Thursday, February 22, 2018

SF118: Yet More Economic Development

Government economic planning is never a good idea. Unfortunately, for some, the abundance of experience from the 20th century of varying degrees of economic planning, both in Europe and here in America, do not seem to be convincing enough.
For example, we have a federal government that spends trillions of dollars every year on economic redistribution and corporate welfare.

The states gladly participate. A majority of the money in our state government budgets, in all 50 states, goes toward economic redistribution, but there is also a substantial amount being spent on economic development. The Council for Community and Economic Research (C2ER) provides innovative research on state-level economic development spending. Though most of their statistical products are for members only, they do provide a free-of-charge overview by state. Their data reports economic-development spending per business establishment in the state; in other words, the study took all economic development spending and divided it by the total amount of businesses in the state.

Their findings for 2016 are quite interesting:
  • The state of Wyoming spent $2,941 in economic development per business establishment;
  • We spent more than every one of our neighboring states except South Dakota, with Colorado spending $1,324 per business establishment, Utah $797, Nebraska $725, Montana $531 and Idaho $381;
  • South Dakota was one of only five states that spent more on economic development per business establishment, than Wyoming - we have the sixth highest economic-development spending per business establishment of all 50 states.
But does not SF118 make sense because we are such a rural state? Are we not forced to spend a lot on economic development to get any businesses to come here?

No. Already the numbers from the Council for Community and Economic Research should be enough to explain why. But there is more. The State Science and Technology Institute (SSTI) provides an excellent database on venture capital investments by state. In 2016, they explain, 53.3 percent of all venture-capital investments in the country went to California.

It so happens to be that California spent $20 in economic development money per business establishment. New York, which got 12.7 percent of the venture capital, spent $336 in economic development, while Massachusetts, receiving 10.3 percent of the venture capital, doled out $165 in economic development money per business establishment.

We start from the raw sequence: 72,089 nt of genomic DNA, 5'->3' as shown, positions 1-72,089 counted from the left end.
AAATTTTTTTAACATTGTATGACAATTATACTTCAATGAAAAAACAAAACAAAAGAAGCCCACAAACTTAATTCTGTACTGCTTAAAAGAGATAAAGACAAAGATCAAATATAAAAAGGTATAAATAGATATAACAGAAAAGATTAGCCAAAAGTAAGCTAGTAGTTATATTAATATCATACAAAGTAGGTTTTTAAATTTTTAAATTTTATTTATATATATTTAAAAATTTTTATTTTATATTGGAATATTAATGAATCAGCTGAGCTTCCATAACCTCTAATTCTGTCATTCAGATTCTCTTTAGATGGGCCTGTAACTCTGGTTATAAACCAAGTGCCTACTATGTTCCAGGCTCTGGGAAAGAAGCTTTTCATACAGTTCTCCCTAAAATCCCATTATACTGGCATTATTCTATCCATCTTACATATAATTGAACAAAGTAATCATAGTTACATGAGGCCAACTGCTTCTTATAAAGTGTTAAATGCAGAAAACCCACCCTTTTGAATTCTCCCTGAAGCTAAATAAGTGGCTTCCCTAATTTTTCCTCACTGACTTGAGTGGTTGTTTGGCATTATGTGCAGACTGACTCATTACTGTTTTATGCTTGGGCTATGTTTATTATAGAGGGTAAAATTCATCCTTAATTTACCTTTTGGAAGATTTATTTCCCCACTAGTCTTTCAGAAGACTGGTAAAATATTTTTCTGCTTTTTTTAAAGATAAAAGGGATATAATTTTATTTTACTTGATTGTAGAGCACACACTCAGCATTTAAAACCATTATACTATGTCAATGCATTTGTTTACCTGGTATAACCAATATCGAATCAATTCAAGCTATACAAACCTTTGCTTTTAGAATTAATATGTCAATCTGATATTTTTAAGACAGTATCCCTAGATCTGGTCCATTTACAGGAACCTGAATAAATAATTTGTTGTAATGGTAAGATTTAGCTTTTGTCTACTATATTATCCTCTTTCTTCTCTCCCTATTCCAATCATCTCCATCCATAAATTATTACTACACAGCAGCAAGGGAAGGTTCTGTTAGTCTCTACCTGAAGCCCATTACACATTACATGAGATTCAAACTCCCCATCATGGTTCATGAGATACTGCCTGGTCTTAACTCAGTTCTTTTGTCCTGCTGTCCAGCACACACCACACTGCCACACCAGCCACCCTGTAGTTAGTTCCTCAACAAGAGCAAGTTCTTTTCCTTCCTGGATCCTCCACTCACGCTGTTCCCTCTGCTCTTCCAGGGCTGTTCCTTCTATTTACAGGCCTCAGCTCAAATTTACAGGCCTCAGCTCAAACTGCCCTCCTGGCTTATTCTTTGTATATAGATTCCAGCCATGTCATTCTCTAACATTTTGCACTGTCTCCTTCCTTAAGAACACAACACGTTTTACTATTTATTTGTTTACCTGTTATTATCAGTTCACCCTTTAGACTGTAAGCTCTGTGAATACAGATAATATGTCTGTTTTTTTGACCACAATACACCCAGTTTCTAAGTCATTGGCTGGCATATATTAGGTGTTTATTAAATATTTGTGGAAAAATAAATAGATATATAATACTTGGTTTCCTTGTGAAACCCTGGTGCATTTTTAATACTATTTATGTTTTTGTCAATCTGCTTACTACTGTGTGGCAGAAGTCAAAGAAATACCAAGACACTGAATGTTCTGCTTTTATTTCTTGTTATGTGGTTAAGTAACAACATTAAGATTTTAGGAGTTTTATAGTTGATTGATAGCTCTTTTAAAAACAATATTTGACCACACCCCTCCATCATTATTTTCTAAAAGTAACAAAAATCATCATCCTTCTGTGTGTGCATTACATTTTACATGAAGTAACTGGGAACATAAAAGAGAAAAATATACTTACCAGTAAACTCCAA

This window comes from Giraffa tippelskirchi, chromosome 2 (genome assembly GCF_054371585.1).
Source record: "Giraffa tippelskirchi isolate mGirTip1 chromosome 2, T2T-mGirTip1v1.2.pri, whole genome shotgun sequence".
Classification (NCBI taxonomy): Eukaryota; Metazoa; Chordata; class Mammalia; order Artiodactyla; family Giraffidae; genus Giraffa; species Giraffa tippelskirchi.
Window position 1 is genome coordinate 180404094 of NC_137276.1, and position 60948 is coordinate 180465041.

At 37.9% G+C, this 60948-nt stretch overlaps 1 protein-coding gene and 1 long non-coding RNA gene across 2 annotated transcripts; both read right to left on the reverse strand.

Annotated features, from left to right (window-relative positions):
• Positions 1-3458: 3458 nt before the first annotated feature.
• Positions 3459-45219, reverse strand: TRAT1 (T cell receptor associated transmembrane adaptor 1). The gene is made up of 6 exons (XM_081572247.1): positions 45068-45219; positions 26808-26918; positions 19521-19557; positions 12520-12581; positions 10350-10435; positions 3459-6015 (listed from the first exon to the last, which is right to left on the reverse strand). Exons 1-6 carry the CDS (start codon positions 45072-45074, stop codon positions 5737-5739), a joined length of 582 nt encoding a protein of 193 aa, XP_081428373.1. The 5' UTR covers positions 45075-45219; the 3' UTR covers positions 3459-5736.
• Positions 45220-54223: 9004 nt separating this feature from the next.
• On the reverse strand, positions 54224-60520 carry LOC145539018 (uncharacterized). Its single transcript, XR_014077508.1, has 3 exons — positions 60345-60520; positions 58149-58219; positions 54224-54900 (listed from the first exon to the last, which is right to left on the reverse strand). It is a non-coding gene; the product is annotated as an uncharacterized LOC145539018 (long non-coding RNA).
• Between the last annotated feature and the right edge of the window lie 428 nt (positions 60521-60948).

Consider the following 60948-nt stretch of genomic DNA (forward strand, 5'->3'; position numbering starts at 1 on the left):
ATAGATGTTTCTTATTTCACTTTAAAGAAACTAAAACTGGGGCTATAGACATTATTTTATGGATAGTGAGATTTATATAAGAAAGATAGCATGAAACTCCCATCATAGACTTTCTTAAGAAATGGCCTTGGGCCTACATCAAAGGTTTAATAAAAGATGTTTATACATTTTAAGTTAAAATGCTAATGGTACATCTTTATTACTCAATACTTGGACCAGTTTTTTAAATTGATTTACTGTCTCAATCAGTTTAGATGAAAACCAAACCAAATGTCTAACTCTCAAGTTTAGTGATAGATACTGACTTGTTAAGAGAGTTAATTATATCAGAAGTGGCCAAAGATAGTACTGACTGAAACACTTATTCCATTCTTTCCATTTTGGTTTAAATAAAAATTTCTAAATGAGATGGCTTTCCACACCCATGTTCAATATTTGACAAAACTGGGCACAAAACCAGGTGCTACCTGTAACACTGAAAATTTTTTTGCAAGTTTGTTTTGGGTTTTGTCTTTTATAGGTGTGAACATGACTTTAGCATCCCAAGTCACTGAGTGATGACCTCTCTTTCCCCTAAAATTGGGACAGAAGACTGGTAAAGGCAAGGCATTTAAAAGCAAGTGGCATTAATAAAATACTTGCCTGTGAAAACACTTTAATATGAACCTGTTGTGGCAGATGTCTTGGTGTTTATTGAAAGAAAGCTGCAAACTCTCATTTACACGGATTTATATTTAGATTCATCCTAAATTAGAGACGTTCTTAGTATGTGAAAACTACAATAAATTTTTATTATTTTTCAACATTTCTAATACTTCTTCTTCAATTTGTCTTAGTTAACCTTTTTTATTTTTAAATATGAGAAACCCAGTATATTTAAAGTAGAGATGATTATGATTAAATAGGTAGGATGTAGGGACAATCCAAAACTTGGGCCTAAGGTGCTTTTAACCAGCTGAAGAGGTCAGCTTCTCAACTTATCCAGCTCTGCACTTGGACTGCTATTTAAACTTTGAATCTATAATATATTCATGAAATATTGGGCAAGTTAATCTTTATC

How large a percentage did Wyoming receive? Zero. We were one of only four states (the others being Alaska, North Dakota and South Dakota) that, according to the SSTI, received no venture-capital investments in 2016.

Was this a particularly bad year? Sad to say, no. Over the eight years 2009-2016 that the SSTI database covers, Wyoming only got venture capital funds in one (2010). In all the other seven years, we were at rock bottom. Zero.

To adjust for state size, the SSTI divide their numbers per capita. Taking the average per capita numbers by state over the eight years, Wyoming again stands out, but not in the way we would like to:


Venture Capital Per Capita, Average 2009-16
MA       572.26 TN         20.45
CA       523.10 MI         19.79
DC       197.69 ME         19.76
NY       176.22 NM         16.11
UT       140.82 IN         14.96
WA       128.24 NE         14.44
CO       119.76 WI         13.74
VA         78.80 KS         13.35
MD         78.34 IA         11.74
CT         74.09 NV         10.37
NH         58.96 ID            8.96
IL         58.13 SC            8.91
NJ         57.96 ND            8.08
RI         54.84 KY            6.39
MN         52.97 AR            5.95
GA         46.70 MT            5.23
TX         45.98 SD            4.74
DE         44.91 AL            4.47
PA         43.97 OK            4.36
OR         43.04 LA            4.05
NC         39.34 WV            2.44
VT         35.82 WY            2.21
FL         25.45 HI            1.98
AZ         25.20 MS            0.46
OH         22.38 Puerto Rico            0.15
MO         20.51 AK                -  
Source: SSTI

At least, we do better than Hawaii, Mississippi and Alaska. Oh, and Puerto Rico. 

Since these two datasets, from C2ER and SSTI, use different denominators, they are not perfectly comparable. We will have to adjust the SSTI numbers to make sure the total venture-capital spending by state is spread across business establishments instead of the population. This set of numbers will be in tomorrow's article, as will a comparison of spending on venture capital to GDP growth. 

Until then, let us note two things with reference to SF118:

1. Wyoming does not need more economic development spending. 
2. Instead of spending all this time and money on new ways to expand economic development, our state legislators - and our governor - should focus on making Wyoming more attractive to venture capitalists.

The last point is very important. In the CNBC study of best states to do business, Wyoming ends up dead last in the "access to capital" category. This is not new: the CNBC annual ranking consistently ranks Wyoming at or near the bottom for venture capital access. 

With that said, stay tuned for tomorrow's follow-up article. 

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